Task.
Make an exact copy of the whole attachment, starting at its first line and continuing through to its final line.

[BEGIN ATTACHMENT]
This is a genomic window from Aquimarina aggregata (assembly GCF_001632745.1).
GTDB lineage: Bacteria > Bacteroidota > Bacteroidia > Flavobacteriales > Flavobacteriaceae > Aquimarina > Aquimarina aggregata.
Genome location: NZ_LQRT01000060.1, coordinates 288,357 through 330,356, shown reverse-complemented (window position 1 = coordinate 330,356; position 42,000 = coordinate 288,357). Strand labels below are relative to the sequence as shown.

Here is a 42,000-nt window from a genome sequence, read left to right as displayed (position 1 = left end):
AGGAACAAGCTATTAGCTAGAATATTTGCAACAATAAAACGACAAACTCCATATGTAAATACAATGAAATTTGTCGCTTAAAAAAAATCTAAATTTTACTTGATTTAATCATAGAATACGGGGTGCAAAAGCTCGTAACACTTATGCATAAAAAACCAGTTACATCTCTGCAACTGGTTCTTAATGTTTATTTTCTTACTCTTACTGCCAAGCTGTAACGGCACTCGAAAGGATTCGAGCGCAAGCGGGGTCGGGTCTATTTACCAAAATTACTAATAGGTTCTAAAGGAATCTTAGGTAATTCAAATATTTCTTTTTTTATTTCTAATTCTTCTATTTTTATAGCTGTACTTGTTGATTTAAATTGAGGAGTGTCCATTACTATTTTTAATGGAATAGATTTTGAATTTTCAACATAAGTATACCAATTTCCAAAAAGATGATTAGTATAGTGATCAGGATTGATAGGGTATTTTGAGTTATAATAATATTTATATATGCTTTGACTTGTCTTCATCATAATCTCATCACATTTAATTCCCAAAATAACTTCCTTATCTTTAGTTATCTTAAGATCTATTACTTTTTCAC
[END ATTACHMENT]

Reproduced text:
This is a genomic window from Aquimarina aggregata (assembly GCF_001632745.1).
GTDB lineage: Bacteria > Bacteroidota > Bacteroidia > Flavobacteriales > Flavobacteriaceae > Aquimarina > Aquimarina aggregata.
Genome location: NZ_LQRT01000060.1, coordinates 288,357 through 330,356, shown reverse-complemented (window position 1 = coordinate 330,356; position 42,000 = coordinate 288,357). Strand labels below are relative to the sequence as shown.

Here is a 42,000-nt window from a genome sequence, read left to right as displayed (position 1 = left end):
AGGAACAAGCTATTAGCTAGAATATTTGCAACAATAAAACGACAAACTCCATATGTAAATACAATGAAATTTGTCGCTTAAAAAAAATCTAAATTTTACTTGATTTAATCATAGAATACGGGGTGCAAAAGCTCGTAACACTTATGCATAAAAAACCAGTTACATCTCTGCAACTGGTTCTTAATGTTTATTTTCTTACTCTTACTGCCAAGCTGTAACGGCACTCGAAAGGATTCGAGCGCAAGCGGGGTCGGGTCTATTTACCAAAATTACTAATAGGTTCTAAAGGAATCTTAGGTAATTCAAATATTTCTTTTTTTATTTCTAATTCTTCTATTTTTATAGCTGTACTTGTTGATTTAAATTGAGGAGTGTCCATTACTATTTTTAATGGAATAGATTTTGAATTTTCAACATAAGTATACCAATTTCCAAAAAGATGATTAGTATAGTGATCAGGATTGATAGGGTATTTTGAGTTATAATAATATTTATATATGCTTTGACTTGTCTTCATCATAATCTCATCACATTTAATTCCCAAAATAACTTCCTTATCTTTAGTTATCTTAAGATCTATTACTTTTTCAC